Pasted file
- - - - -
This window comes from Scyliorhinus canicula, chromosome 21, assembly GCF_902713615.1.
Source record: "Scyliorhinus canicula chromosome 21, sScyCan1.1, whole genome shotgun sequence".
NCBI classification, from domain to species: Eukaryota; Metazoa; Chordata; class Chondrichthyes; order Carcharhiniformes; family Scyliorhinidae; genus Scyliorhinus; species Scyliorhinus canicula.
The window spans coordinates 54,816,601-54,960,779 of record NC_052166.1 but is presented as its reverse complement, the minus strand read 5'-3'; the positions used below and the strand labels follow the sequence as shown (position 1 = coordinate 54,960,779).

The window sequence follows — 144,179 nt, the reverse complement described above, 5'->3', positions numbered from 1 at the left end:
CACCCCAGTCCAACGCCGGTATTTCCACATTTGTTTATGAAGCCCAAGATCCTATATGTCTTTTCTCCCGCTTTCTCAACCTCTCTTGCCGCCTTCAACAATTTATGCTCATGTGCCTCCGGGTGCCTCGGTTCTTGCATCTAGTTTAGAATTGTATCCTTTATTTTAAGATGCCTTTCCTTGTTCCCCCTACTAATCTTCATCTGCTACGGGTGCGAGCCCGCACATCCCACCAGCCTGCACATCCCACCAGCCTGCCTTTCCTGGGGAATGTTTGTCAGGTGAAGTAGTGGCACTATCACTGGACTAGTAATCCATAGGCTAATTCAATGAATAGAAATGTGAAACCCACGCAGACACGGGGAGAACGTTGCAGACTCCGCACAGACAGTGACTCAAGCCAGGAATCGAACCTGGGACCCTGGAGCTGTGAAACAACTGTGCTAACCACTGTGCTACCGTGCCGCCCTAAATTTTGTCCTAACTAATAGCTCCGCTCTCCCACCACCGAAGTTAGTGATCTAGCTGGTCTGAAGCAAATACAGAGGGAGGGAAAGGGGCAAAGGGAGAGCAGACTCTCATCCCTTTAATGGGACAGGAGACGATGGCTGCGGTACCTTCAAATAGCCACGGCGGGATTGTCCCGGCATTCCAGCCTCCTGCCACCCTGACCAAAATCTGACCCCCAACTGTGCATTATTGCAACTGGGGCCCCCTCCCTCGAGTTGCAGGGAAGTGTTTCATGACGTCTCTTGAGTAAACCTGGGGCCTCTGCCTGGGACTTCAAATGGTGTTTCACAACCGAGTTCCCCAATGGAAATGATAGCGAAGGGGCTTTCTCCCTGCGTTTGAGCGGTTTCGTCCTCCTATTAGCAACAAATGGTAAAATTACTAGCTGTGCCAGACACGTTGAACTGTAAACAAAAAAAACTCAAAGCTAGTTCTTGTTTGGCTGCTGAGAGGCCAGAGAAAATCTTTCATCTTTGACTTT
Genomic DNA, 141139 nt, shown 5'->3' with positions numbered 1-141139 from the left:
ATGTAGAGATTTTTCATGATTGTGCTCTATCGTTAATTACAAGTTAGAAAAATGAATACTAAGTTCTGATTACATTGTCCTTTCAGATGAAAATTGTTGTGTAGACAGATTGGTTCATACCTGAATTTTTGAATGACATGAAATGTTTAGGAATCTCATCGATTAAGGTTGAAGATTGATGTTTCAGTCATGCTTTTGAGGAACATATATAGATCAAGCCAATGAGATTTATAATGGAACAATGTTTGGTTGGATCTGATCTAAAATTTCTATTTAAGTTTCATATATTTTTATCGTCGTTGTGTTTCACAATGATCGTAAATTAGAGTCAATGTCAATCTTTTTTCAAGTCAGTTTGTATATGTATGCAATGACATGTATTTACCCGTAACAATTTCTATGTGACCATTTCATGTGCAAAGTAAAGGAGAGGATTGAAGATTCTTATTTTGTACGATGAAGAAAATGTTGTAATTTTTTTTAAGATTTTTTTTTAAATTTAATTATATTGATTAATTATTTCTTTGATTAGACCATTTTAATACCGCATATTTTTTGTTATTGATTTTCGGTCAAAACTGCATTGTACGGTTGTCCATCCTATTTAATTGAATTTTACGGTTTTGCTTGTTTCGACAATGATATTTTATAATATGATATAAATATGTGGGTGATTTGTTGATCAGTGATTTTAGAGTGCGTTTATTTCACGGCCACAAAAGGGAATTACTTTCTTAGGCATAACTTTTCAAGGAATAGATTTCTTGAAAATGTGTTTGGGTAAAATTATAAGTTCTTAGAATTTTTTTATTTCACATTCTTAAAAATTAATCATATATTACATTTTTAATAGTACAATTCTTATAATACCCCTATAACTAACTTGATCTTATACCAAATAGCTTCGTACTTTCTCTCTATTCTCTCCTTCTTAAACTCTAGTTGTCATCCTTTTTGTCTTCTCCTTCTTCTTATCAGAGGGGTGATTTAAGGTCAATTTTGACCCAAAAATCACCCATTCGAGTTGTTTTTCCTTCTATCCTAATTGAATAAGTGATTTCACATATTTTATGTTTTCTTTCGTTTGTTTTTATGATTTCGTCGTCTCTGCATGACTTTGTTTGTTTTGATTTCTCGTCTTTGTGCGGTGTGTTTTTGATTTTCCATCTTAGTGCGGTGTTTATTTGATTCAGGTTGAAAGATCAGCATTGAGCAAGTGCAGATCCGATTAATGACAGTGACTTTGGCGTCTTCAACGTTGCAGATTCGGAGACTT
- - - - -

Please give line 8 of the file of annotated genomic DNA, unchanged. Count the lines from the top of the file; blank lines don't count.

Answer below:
ATGTAGAGATTTTTCATGATTGTGCTCTATCGTTAATTACAAGTTAGAAAAATGAATACTAAGTTCTGATTACATTGTCCTTTCAGATGAAAATTGTTGTGTAGACAGATTGGTTCATACCTGAATTTTTGAATGACATGAAATGTTTAGGAATCTCATCGATTAAGGTTGAAGATTGATGTTTCAGTCATGCTTTTGAGGAACATATATAGATCAAGCCAATGAGATTTATAATGGAACAATGTTTGGTTGGATCTGATCTAAAATTTCTATTTAAGTTTCATATATTTTTATCGTCGTTGTGTTTCACAATGATCGTAAATTAGAGTCAATGTCAATCTTTTTTCAAGTCAGTTTGTATATGTATGCAATGACATGTATTTACCCGTAACAATTTCTATGTGACCATTTCATGTGCAAAGTAAAGGAGAGGATTGAAGATTCTTATTTTGTACGATGAAGAAAATGTTGTAATTTTTTTTAAGATTTTTTTTTAAATTTAATTATATTGATTAATTATTTCTTTGATTAGACCATTTTAATACCGCATATTTTTTGTTATTGATTTTCGGTCAAAACTGCATTGTACGGTTGTCCATCCTATTTAATTGAATTTTACGGTTTTGCTTGTTTCGACAATGATATTTTATAATATGATATAAATATGTGGGTGATTTGTTGATCAGTGATTTTAGAGTGCGTTTATTTCACGGCCACAAAAGGGAATTACTTTCTTAGGCATAACTTTTCAAGGAATAGATTTCTTGAAAATGTGTTTGGGTAAAATTATAAGTTCTTAGAATTTTTTTATTTCACATTCTTAAAAATTAATCATATATTACATTTTTAATAGTACAATTCTTATAATACCCCTATAACTAACTTGATCTTATACCAAATAGCTTCGTACTTTCTCTCTATTCTCTCCTTCTTAAACTCTAGTTGTCATCCTTTTTGTCTTCTCCTTCTTCTTATCAGAGGGGTGATTTAAGGTCAATTTTGACCCAAAAATCACCCATTCGAGTTGTTTTTCCTTCTATCCTAATTGAATAAGTGATTTCACATATTTTATGTTTTCTTTCGTTTGTTTTTATGATTTCGTCGTCTCTGCATGACTTTGTTTGTTTTGATTTCTCGTCTTTGTGCGGTGTGTTTTTGATTTTCCATCTTAGTGCGGTGTTTATTTGATTCAGGTTGAAAGATCAGCATTGAGCAAGTGCAGATCCGATTAATGACAGTGACTTTGGCGTCTTCAACGTTGCAGATTCGGAGACTT